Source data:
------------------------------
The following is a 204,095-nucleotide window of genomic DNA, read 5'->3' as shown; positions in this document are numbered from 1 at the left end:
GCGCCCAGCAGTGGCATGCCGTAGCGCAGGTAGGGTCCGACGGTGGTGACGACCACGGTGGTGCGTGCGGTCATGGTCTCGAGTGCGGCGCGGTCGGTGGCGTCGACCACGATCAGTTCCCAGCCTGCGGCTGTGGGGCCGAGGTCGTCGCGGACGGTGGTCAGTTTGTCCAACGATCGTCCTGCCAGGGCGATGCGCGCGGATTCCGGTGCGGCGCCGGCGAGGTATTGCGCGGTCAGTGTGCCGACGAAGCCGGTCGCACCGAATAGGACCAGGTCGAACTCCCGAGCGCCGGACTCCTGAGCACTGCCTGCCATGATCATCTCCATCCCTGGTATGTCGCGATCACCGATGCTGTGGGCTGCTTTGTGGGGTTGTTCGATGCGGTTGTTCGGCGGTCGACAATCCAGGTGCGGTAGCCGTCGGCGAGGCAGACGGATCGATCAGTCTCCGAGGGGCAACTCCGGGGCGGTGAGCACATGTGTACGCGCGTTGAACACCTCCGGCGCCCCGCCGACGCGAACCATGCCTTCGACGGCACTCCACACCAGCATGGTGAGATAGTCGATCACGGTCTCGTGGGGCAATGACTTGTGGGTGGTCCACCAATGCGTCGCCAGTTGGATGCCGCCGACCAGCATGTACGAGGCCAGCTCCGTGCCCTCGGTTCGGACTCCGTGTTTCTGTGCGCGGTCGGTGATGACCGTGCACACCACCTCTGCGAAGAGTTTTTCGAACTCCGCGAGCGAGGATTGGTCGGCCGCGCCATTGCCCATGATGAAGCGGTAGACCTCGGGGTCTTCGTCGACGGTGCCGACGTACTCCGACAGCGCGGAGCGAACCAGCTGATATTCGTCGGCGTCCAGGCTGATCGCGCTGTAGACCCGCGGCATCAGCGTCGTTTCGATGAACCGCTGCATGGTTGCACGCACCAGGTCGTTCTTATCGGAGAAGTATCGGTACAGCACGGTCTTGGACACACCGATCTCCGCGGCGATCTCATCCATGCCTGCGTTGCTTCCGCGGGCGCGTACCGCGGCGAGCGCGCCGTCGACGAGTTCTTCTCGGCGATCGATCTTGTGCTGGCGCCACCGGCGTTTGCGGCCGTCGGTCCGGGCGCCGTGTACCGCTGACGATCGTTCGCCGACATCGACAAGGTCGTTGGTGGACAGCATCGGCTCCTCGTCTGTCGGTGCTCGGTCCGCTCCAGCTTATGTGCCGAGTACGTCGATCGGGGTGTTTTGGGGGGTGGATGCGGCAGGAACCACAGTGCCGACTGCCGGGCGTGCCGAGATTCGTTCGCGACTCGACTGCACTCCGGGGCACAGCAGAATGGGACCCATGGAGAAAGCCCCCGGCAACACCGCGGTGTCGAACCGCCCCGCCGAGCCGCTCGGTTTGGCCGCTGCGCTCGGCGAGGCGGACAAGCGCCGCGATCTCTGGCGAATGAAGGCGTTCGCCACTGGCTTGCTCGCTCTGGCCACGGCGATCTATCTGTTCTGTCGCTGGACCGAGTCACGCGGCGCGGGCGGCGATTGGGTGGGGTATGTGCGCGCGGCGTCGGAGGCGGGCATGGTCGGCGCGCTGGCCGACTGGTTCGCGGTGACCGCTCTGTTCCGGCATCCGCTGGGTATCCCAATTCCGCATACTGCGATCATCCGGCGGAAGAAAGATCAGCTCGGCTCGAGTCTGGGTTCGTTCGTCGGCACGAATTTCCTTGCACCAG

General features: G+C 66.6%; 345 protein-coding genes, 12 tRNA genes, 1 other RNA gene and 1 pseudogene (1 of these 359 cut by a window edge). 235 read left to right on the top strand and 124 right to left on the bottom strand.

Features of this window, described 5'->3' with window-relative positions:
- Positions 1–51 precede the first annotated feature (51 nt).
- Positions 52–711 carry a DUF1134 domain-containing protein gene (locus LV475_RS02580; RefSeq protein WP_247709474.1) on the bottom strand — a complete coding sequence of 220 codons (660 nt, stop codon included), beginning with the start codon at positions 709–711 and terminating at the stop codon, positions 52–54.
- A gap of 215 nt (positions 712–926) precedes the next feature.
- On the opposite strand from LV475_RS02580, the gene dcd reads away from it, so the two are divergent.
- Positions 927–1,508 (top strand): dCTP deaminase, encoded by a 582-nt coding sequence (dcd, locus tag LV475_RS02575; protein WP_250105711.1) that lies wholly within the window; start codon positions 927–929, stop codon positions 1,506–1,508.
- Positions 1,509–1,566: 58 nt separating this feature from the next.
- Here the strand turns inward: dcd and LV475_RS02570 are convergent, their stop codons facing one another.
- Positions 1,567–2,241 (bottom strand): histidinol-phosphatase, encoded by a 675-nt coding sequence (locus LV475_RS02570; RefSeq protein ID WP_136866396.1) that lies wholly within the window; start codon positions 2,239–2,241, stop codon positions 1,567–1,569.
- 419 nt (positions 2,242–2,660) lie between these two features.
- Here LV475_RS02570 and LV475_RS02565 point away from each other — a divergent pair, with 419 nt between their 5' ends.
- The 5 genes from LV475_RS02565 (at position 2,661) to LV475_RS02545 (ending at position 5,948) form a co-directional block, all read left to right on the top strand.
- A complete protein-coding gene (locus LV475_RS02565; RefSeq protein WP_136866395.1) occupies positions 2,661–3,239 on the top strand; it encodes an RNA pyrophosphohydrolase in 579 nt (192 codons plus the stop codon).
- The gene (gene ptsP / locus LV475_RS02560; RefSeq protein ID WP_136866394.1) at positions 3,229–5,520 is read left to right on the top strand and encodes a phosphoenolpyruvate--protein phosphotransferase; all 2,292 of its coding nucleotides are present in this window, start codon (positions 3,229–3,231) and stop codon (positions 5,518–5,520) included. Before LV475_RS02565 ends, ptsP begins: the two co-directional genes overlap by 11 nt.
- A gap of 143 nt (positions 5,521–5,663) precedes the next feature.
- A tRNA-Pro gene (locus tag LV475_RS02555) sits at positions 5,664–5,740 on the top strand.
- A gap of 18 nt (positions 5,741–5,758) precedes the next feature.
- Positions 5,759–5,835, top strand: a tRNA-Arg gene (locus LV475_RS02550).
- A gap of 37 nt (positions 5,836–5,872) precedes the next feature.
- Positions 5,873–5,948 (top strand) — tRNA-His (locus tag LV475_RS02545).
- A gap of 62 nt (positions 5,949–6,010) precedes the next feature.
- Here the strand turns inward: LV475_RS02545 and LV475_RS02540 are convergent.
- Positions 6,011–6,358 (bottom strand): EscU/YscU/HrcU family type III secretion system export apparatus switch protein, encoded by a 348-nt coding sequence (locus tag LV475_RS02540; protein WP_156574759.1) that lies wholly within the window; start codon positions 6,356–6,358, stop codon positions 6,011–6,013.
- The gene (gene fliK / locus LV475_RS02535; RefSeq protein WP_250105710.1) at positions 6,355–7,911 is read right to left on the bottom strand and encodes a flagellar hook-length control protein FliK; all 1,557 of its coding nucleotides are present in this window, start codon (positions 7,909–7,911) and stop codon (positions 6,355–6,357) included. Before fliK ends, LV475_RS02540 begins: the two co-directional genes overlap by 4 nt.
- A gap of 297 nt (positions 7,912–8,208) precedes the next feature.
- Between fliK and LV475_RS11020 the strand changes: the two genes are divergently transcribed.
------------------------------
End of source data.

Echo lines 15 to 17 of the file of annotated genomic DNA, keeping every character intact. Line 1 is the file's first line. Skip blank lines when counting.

- The 5 genes from LV475_RS02565 (at position 2,661) to LV475_RS02545 (ending at position 5,948) form a co-directional block, all read left to right on the top strand.
- A complete protein-coding gene (locus LV475_RS02565; RefSeq protein WP_136866395.1) occupies positions 2,661–3,239 on the top strand; it encodes an RNA pyrophosphohydrolase in 579 nt (192 codons plus the stop codon).
- The gene (gene ptsP / locus LV475_RS02560; RefSeq protein ID WP_136866394.1) at positions 3,229–5,520 is read left to right on the top strand and encodes a phosphoenolpyruvate--protein phosphotransferase; all 2,292 of its coding nucleotides are present in this window, start codon (positions 3,229–3,231) and stop codon (positions 5,518–5,520) included. Before LV475_RS02565 ends, ptsP begins: the two co-directional genes overlap by 11 nt.